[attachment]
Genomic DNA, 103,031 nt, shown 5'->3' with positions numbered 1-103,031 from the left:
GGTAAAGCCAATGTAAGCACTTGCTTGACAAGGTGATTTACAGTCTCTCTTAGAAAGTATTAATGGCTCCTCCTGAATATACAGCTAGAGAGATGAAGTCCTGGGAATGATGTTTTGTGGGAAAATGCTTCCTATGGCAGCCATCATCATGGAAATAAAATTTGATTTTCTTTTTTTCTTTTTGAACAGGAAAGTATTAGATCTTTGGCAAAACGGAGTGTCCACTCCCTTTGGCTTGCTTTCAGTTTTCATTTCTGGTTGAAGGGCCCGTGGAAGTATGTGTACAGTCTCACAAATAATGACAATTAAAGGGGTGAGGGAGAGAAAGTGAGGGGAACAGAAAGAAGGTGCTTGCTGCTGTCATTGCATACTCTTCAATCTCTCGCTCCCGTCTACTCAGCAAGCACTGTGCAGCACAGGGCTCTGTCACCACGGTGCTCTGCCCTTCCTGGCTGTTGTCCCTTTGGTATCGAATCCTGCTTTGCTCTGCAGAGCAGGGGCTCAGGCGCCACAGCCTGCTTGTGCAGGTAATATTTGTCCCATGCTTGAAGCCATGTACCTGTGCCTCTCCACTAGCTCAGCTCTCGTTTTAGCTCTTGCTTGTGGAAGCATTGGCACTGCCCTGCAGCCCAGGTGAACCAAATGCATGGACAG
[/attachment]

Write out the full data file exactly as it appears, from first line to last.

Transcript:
Genomic DNA, 103,031 nt, shown 5'->3' with positions numbered 1-103,031 from the left:
GGTAAAGCCAATGTAAGCACTTGCTTGACAAGGTGATTTACAGTCTCTCTTAGAAAGTATTAATGGCTCCTCCTGAATATACAGCTAGAGAGATGAAGTCCTGGGAATGATGTTTTGTGGGAAAATGCTTCCTATGGCAGCCATCATCATGGAAATAAAATTTGATTTTCTTTTTTTCTTTTTGAACAGGAAAGTATTAGATCTTTGGCAAAACGGAGTGTCCACTCCCTTTGGCTTGCTTTCAGTTTTCATTTCTGGTTGAAGGGCCCGTGGAAGTATGTGTACAGTCTCACAAATAATGACAATTAAAGGGGTGAGGGAGAGAAAGTGAGGGGAACAGAAAGAAGGTGCTTGCTGCTGTCATTGCATACTCTTCAATCTCTCGCTCCCGTCTACTCAGCAAGCACTGTGCAGCACAGGGCTCTGTCACCACGGTGCTCTGCCCTTCCTGGCTGTTGTCCCTTTGGTATCGAATCCTGCTTTGCTCTGCAGAGCAGGGGCTCAGGCGCCACAGCCTGCTTGTGCAGGTAATATTTGTCCCATGCTTGAAGCCATGTACCTGTGCCTCTCCACTAGCTCAGCTCTCGTTTTAGCTCTTGCTTGTGGAAGCATTGGCACTGCCCTGCAGCCCAGGTGAACCAAATGCATGGACAG